Furthermore, in Romans 10:17 we’re told that faith comes by hearing and hearing by the word of God.  

Though the record of Moses is silent, it is obvious that Cain and Abel were not left to their own ideas in deciding how God was to be approached.  They had been told the stories of the serpent and stolen fruit and the skins of sacrificed animals. 

Adapted from John Phillips, Exploring Genesis (Loizeaux Brothers, 1992), p. 64

Cain approached God with an offering of fruits and vegetables. 


Mark this well – Cain was no atheist.  He was conscientious, religious, and interested in approaching God.  But he demanded that he approach God in his own way . . . no bloodshed . . . no atoning sacrifice . . . but with something that represented the work of his own hands.

Ibid, p. 64

But Abel approached God by faith (Hebrews 11:4 tells us) and offered the first born lambs of his flock.

Cain’s offering symbolized religion.   

Abel’s offering symbolized redemption.

Today, ladies and gentlemen, the world is divided into these same two companies: those who hope to find their way to God by the way of Cain, or the way of Calvary

The way of Cain is a path created by the effort of human hands; the way of Calvary is a path created by the effort of God’s hands, alone.

So – the very first two descendents of Adam and Eve represent to this very day, the road to heaven and the road to hell.

In Genesis chapter 4, the payment of the Lamb is illustrated as the only way to approach a holy and righteous God.



In Genesis 22 the promise of the Lamb is prophesied






This is the event where Abraham’s faith in the promised Messiah through His son Isaac is tested.

The Bible says in verse 1 (ch. 22), “now it came about after these things, that God tested Abraham, and said to him, “Abraham . . . (v. 2.)  take now your son, your only son, whom you love, Isaac, and go to the land of Moriah; and offer him there as a burnt offering on one of the mountains of which I will tell you.”

He was told by God to sacrifice his own son – Isaac – on Mount Moriah.

Moriah means “foreseen of God.”

All of this was planned by God.

God had promised Abraham a son and through that son the lineage of the coming Messiah.

Imagine the heart of Abraham . . . and the potential reasoning in his heart.

Take Isaac?  Why him?

I can imagine Abraham saying to God, “Listen, I’ll give you Ishmael.  Let me put him on the altar.”

Oh no.  Ishmael represented Abrahams past life.  God wanted that which represented Abraham’s future life.

The truth is, you and I have little trouble giving God our past.  “Lord, all of the sins in my past . . . I’ll give you that . . . but my future; You want me to surrender . . . now? 

God doesn’t just want our sinful past – He wants our present and our future.

Notice verse 7.  And Isaac spoke to Abraham his father and said, “My father!” And he said, “Here I am, my son.”  And he said, “Behold, the fire and the wood, but where is the lamb for the burnt offering?”  8.  And Abraham said, “God will provide for Himself the lamb for the burn offering, my son.”  So the two of them walked on together.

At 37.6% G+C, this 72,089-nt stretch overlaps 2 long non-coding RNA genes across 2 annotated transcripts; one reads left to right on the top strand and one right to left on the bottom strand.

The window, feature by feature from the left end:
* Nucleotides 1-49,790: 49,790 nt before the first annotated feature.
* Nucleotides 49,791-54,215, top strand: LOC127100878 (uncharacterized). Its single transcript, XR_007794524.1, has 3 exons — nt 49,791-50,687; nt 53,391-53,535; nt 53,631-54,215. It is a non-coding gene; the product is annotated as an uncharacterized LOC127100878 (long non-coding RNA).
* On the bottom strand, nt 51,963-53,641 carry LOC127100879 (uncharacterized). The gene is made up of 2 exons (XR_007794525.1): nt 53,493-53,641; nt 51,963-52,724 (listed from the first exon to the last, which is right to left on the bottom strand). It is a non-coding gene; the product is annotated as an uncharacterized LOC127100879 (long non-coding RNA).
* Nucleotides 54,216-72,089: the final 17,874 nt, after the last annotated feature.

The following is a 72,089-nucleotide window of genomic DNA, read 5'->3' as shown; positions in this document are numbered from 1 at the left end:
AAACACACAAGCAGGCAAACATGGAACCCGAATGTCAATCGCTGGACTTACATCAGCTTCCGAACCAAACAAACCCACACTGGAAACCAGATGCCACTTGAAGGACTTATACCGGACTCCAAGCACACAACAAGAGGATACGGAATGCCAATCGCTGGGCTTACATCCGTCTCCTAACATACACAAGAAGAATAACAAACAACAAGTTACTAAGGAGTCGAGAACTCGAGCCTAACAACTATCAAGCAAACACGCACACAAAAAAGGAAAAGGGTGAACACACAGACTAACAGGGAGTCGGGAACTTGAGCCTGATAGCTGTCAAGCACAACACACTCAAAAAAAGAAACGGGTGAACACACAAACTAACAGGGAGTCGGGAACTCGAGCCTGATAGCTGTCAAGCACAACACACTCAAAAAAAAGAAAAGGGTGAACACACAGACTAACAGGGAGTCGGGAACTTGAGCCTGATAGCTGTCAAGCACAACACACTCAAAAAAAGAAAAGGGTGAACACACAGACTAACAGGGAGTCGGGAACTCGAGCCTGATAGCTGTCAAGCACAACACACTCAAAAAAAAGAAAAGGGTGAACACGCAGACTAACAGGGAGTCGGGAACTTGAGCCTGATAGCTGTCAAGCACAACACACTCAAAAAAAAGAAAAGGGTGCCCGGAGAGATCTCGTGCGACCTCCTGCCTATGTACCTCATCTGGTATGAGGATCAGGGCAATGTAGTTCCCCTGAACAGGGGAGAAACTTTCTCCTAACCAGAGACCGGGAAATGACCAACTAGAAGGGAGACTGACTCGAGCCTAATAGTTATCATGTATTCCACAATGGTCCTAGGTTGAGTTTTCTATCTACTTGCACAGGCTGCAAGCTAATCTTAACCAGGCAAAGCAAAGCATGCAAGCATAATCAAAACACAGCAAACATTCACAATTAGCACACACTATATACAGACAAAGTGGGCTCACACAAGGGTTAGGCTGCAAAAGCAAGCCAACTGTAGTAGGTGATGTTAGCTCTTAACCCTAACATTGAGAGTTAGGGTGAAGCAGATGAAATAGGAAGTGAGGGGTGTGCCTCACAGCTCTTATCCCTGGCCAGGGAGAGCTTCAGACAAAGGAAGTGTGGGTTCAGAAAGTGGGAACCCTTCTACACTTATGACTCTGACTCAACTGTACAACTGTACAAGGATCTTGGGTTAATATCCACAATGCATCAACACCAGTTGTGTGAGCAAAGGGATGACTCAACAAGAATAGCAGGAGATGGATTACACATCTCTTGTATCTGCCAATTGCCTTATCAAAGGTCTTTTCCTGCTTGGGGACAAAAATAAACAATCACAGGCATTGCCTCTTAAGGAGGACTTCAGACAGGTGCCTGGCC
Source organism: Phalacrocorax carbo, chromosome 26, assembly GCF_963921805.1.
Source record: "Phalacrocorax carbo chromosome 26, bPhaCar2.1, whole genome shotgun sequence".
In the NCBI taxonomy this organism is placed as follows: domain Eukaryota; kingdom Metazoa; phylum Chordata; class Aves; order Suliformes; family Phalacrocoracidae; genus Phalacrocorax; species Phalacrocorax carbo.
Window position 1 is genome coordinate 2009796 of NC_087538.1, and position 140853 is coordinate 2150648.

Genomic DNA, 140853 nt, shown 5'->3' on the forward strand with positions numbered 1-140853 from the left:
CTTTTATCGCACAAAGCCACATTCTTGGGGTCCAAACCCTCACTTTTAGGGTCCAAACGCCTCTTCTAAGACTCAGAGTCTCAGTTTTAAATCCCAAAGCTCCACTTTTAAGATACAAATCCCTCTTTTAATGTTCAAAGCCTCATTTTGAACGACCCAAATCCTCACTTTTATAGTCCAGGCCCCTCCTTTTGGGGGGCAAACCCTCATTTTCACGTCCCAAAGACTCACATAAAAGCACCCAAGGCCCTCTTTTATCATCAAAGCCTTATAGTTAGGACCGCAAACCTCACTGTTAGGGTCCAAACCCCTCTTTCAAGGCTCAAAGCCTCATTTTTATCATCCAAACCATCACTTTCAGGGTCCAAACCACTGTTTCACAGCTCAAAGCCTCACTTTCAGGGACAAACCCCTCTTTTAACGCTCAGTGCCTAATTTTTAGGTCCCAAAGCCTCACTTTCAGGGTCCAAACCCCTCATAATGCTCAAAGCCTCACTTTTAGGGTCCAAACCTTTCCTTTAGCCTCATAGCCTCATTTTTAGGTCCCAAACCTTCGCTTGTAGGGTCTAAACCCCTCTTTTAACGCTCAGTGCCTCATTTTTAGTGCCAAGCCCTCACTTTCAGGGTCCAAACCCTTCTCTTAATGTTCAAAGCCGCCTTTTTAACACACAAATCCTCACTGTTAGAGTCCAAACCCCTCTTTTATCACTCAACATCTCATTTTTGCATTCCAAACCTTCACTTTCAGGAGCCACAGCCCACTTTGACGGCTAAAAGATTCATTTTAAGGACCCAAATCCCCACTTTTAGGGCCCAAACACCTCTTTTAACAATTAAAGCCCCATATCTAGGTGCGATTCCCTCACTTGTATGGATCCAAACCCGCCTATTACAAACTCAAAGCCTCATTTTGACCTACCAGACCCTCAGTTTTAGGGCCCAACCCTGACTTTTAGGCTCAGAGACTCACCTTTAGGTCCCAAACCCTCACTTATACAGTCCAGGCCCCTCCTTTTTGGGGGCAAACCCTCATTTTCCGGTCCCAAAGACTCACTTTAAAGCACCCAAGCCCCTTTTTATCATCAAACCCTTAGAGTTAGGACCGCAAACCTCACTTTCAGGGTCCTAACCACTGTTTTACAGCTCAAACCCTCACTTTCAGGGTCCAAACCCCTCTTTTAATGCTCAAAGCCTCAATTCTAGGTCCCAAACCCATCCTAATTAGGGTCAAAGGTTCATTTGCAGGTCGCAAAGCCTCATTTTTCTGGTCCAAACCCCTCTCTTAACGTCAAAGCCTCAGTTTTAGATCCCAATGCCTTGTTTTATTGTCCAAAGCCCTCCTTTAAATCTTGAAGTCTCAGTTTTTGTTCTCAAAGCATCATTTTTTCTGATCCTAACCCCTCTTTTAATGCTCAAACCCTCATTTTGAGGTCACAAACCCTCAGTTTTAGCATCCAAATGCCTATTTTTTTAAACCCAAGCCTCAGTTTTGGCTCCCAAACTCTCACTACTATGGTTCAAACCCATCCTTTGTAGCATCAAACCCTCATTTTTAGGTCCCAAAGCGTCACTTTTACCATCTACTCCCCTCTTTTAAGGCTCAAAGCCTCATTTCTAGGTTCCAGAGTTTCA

God will provide a lamb!  But just continue reading and you never see the lamb . . . anywhere.

Isaac mounts the altar, Abraham raises his knife . . . v. 11.  But the angel of the Lord called to him from heaven, and said, “Abraham, Abraham!”  And he said, “Here I am.”  12.  And he said, “Do not stretch out your hand against the lad, and do nothing to him; for now I know that you fear God . . . v. 13.  Then Abraham raised his eyes and looked, and behold, behind him a ram caught in the thicket by his horns; and  Abraham went and took the ram, and offered him up for a burnt offering in the place of his son.  Now notice verse 14.  And Abraham called the name of that place, “The Lord will provide . . . in the mount of the Lord it will be provided. 

Future tense.  No lamb now – but a ram.  The Lamb was yet to come.

Mt. Moriah is nothing more really than a ridge of hills. It would be a place where Solomon would later build his temple; the temple would eventually be destroyed.  Just a stone’s throw from the ridge of Moriah – the place where Isaac was offered would be a city that would be built called Jerusalem.  By the time of Jesus Christ, that ridge of hills was no longer referred to as Moriah, but it had been given a slang Aramaic expression, because of the way that one of the ridges was shaped.  It was now called Golgotha, because it looked like a skull. 

The Lord will provide a Lamb!  Abraham had prophecied.  It is significant to recognize the fact that the place where Isaac was offered as a type of Christ, the beloved son, offered as a willing burnt offering for sin as it were would be the very place where Jesus Christ would hang from the cross.  The prophetic statement of Abraham would indeed come true.  God will provide a Lamb.

In Genesis 4 the payment of the Lamb is illustrated;

In Genesis 22 the promise of the Lamb is prophesied

In Exodus 21 the illustration becomes even more vivid: the protection of the Lamb is personalized  

Exodus chapter 21 is a tale of life or death.

The people of Israel were slaves in Egypt, but God was coming to deliver them.  And he would deliver only those who wrote the signature of the Lamb upon the doorposts of their homes.

Only those homes with the signature of the Lamb would be spared death.  Every family must decide.  It wasn’t enough to be a Jew, instead of an Egyptian.

The protection of the Lamb must be personalized.  My friend, when did the gospel become personal to you?